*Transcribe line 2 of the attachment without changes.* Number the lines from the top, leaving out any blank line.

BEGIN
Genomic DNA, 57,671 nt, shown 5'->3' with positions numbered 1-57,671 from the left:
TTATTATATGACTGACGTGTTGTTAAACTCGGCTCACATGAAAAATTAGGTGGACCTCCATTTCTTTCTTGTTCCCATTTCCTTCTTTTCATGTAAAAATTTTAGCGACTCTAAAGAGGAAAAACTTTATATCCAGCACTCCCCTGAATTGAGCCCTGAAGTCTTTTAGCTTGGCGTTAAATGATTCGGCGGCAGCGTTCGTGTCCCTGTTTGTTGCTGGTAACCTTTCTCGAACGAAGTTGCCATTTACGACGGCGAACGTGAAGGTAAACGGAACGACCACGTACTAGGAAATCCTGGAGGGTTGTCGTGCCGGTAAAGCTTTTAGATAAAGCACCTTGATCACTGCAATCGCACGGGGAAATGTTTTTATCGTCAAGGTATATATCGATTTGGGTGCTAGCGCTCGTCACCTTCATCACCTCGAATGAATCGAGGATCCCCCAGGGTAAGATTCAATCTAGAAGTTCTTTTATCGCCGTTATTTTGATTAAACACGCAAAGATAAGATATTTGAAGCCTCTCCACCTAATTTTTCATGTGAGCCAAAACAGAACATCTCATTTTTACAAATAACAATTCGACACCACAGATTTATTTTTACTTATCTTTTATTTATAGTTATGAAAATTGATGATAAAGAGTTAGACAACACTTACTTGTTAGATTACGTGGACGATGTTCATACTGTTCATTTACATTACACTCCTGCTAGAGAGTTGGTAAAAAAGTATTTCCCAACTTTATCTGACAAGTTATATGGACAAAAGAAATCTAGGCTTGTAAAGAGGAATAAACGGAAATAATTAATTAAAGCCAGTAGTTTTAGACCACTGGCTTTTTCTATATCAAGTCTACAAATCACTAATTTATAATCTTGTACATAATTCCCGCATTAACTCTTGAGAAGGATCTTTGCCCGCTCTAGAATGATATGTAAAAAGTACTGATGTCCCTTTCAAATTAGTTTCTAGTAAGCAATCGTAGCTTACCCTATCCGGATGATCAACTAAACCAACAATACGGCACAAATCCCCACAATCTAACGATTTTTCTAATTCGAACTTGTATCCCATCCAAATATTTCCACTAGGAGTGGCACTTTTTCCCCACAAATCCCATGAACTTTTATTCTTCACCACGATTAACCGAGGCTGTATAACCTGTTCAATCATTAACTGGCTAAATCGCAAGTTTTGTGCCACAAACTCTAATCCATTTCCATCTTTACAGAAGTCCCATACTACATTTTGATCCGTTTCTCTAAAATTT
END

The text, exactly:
TTATTATATGACTGACGTGTTGTTAAACTCGGCTCACATGAAAAATTAGGTGGACCTCCATTTCTTTCTTGTTCCCATTTCCTTCTTTTCATGTAAAAATTTTAGCGACTCTAAAGAGGAAAAACTTTATATCCAGCACTCCCCTGAATTGAGCCCTGAAGTCTTTTAGCTTGGCGTTAAATGATTCGGCGGCAGCGTTCGTGTCCCTGTTTGTTGCTGGTAACCTTTCTCGAACGAAGTTGCCATTTACGACGGCGAACGTGAAGGTAAACGGAACGACCACGTACTAGGAAATCCTGGAGGGTTGTCGTGCCGGTAAAGCTTTTAGATAAAGCACCTTGATCACTGCAATCGCACGGGGAAATGTTTTTATCGTCAAGGTATATATCGATTTGGGTGCTAGCGCTCGTCACCTTCATCACCTCGAATGAATCGAGGATCCCCCAGGGTAAGATTCAATCTAGAAGTTCTTTTATCGCCGTTATTTTGATTAAACACGCAAAGATAAGATATTTGAAGCCTCTCCACCTAATTTTTCATGTGAGCCAAAACAGAACATCTCATTTTTACAAATAACAATTCGACACCACAGATTTATTTTTACTTATCTTTTATTTATAGTTATGAAAATTGATGATAAAGAGTTAGACAACACTTACTTGTTAGATTACGTGGACGATGTTCATACTGTTCATTTACATTACACTCCTGCTAGAGAGTTGGTAAAAAAGTATTTCCCAACTTTATCTGACAAGTTATATGGACAAAAGAAATCTAGGCTTGTAAAGAGGAATAAACGGAAATAATTAATTAAAGCCAGTAGTTTTAGACCACTGGCTTTTTCTATATCAAGTCTACAAATCACTAATTTATAATCTTGTACATAATTCCCGCATTAACTCTTGAGAAGGATCTTTGCCCGCTCTAGAATGATATGTAAAAAGTACTGATGTCCCTTTCAAATTAGTTTCTAGTAAGCAATCGTAGCTTACCCTATCCGGATGATCAACTAAACCAACAATACGGCACAAATCCCCACAATCTAACGATTTTTCTAATTCGAACTTGTATCCCATCCAAATATTTCCACTAGGAGTGGCACTTTTTCCCCACAAATCCCATGAACTTTTATTCTTCACCACGATTAACCGAGGCTGTATAACCTGTTCAATCATTAACTGGCTAAATCGCAAGTTTTGTGCCACAAACTCTAATCCATTTCCATCTTTACAGAAGTCCCATACTACATTTTGATCCGTTTCTCTAAAATTT